I also hear from adults who are contemplating going back to school to study biology or veterinary medicine. While the number of older students in universities is increasing, it is still a scary prospect. Especially if, like me, you were not so hot taking tests and things way back when. I found that, for myself and in talking with other older students, if you are doing it because you really want to, not because it is expected of you or because you have to, it's a lot easier than it seems. Coupled with the very real desire that motivates your return to school is the fact that you probably are more self-disciplined than you were 18

(Video) 15 Awesome Jobs for Animal Lovers

My own experience...
In 1989 I had an opportunity to leave my very non-animal job and pursue my long-time dream of working with animals. I started with a behavioral observation course at UCLA which evolved into working as a volunteer for the L.A. Zoo Research Department doing animal behavior observations (California condor, king vulture, giant eland, ostrich, and capuchines). I had wanted to, but was unable to, get away to volunteer at the Valdez oil spill, but had vowed that I would at the next one. Well, in January 1990, I got my chance, as British Petroleum's American Trader ran up on its own anchor due to out-of-date coast guard charts. The resulting spill devastated both public beaches and protected wetlands, and gave me the odd experience of being the only person for miles on a Southern California beach as I trudged the sands for days looking for oiled sea birds.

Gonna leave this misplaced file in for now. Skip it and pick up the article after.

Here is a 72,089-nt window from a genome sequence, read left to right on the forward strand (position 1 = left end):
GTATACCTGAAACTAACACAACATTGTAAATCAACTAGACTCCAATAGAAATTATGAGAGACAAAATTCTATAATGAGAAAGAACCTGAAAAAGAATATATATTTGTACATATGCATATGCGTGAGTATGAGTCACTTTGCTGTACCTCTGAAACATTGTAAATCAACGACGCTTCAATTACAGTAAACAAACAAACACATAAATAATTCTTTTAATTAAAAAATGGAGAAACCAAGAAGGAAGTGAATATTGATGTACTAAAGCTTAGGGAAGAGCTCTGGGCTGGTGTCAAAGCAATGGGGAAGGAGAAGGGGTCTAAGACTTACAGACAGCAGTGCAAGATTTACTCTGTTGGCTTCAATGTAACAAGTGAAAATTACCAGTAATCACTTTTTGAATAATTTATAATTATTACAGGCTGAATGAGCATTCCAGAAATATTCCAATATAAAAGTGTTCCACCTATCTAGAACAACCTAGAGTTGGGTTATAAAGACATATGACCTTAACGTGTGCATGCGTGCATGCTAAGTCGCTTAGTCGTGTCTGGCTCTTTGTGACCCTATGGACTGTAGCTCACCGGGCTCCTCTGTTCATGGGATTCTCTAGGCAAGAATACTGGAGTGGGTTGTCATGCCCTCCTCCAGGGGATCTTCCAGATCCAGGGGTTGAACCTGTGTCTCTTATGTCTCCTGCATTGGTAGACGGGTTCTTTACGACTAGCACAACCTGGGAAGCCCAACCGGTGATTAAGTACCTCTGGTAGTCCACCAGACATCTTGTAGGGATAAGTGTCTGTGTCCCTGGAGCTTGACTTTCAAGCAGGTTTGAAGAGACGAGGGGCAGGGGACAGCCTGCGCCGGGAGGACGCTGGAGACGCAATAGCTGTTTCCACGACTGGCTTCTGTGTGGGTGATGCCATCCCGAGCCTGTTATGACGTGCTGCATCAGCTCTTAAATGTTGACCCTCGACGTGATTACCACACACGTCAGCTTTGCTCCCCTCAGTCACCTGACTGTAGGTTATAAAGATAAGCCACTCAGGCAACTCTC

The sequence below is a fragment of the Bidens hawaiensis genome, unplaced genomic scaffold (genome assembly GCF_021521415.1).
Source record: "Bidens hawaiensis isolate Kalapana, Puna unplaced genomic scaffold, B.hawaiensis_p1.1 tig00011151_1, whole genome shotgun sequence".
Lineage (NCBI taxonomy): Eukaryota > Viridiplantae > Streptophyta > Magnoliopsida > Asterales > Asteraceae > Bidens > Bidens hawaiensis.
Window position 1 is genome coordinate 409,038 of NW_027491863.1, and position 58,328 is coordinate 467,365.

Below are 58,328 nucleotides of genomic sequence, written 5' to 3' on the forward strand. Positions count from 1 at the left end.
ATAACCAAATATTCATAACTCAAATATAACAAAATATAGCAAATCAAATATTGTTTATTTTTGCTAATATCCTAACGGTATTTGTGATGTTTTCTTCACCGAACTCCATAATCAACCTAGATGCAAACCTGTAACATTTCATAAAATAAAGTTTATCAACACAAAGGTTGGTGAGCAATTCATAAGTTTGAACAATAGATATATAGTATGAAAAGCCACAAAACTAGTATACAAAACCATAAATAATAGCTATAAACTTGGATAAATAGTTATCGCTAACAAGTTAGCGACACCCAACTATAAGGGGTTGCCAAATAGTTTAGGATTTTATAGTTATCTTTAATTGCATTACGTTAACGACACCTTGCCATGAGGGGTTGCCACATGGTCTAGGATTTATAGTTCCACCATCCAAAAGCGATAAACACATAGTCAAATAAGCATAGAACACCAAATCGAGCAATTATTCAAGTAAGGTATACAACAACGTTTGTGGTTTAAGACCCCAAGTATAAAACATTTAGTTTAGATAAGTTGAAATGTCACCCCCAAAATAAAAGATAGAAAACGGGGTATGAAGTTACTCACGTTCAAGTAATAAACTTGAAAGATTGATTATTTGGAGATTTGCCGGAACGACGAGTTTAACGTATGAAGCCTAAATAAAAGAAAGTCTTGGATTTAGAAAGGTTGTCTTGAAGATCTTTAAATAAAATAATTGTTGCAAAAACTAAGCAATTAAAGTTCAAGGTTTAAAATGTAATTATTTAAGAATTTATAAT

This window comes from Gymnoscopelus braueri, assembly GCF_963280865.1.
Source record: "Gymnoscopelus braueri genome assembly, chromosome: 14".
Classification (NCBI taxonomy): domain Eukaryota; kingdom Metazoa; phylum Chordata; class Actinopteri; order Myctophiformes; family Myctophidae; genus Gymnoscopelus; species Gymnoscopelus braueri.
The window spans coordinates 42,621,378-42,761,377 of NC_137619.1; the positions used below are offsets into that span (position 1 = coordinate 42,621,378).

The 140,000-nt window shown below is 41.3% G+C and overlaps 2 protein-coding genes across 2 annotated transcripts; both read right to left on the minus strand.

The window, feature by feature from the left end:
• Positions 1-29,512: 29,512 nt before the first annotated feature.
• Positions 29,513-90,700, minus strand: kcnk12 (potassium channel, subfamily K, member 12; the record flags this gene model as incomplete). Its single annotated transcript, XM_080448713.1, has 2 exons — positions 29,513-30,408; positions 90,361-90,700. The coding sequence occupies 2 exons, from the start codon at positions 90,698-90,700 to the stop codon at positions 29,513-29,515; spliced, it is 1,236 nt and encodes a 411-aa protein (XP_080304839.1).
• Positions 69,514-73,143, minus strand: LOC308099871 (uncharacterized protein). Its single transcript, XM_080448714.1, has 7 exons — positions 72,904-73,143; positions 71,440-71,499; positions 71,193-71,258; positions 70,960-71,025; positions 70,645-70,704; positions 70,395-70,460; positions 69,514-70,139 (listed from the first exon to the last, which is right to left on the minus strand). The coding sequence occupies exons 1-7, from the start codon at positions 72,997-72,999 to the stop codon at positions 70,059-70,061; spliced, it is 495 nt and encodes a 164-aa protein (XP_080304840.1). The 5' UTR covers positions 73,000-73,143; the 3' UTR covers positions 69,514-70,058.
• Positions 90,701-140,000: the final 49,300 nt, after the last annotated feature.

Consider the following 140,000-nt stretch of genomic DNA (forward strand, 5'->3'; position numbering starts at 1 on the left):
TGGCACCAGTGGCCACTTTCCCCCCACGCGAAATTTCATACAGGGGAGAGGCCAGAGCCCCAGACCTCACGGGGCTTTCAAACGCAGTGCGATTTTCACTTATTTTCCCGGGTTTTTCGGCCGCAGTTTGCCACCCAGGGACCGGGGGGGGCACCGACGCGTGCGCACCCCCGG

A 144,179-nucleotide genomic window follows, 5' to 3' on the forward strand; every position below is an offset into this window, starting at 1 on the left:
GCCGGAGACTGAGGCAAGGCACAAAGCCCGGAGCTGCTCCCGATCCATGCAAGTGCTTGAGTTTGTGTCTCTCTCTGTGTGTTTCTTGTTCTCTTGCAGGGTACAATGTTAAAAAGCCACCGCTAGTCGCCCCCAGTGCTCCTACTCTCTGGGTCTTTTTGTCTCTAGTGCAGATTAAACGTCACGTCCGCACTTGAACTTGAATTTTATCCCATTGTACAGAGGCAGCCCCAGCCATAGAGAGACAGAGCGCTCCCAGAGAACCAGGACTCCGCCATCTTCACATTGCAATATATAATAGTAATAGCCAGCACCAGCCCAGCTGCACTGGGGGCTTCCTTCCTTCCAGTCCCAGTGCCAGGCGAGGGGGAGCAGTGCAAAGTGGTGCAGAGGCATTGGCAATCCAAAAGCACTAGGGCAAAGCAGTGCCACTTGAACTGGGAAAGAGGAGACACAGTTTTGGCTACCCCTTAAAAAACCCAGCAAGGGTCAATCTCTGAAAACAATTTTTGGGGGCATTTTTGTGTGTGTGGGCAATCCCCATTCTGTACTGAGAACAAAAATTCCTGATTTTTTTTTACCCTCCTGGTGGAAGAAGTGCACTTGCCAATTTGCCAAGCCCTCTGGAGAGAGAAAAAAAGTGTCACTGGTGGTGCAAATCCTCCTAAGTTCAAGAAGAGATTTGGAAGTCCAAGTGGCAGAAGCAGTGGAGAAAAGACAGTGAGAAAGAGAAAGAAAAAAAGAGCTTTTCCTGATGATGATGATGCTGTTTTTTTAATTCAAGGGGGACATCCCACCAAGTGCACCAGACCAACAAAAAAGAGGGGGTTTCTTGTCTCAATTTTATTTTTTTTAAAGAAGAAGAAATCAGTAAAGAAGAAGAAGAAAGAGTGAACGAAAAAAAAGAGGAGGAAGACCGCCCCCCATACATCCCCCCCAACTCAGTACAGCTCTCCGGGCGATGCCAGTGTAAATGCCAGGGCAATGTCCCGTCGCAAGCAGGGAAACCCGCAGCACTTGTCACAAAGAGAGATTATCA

When the volume of birds in the rescue/rehab facility grew to such an extent that they ran out of available vet tech, pre-vet and vet volunteers, and even human nurses, they opened it up to other volunteers. Because of my experience with behavior observation (and the fact that I could stay all day!), I was assigned to the hospital area, where the sickest birds were being treated. I ended up being there daily, helping to hold birds, give injections, developed and maintained charts, trained and supervised feeding and hydrating teams. One day they asked if I would work for them, and so actually hired me (heck! I woulda paid them!) and invited me to be a part of their emergency oil spill response team. Needless to say, no arm twisting was necessary. The woman who hired me, by the way, was a veterinarian - a recent one. She had decided to follow her own dream of becoming a vet, starting vet school in her late 30s, and had recently passed her state board exam.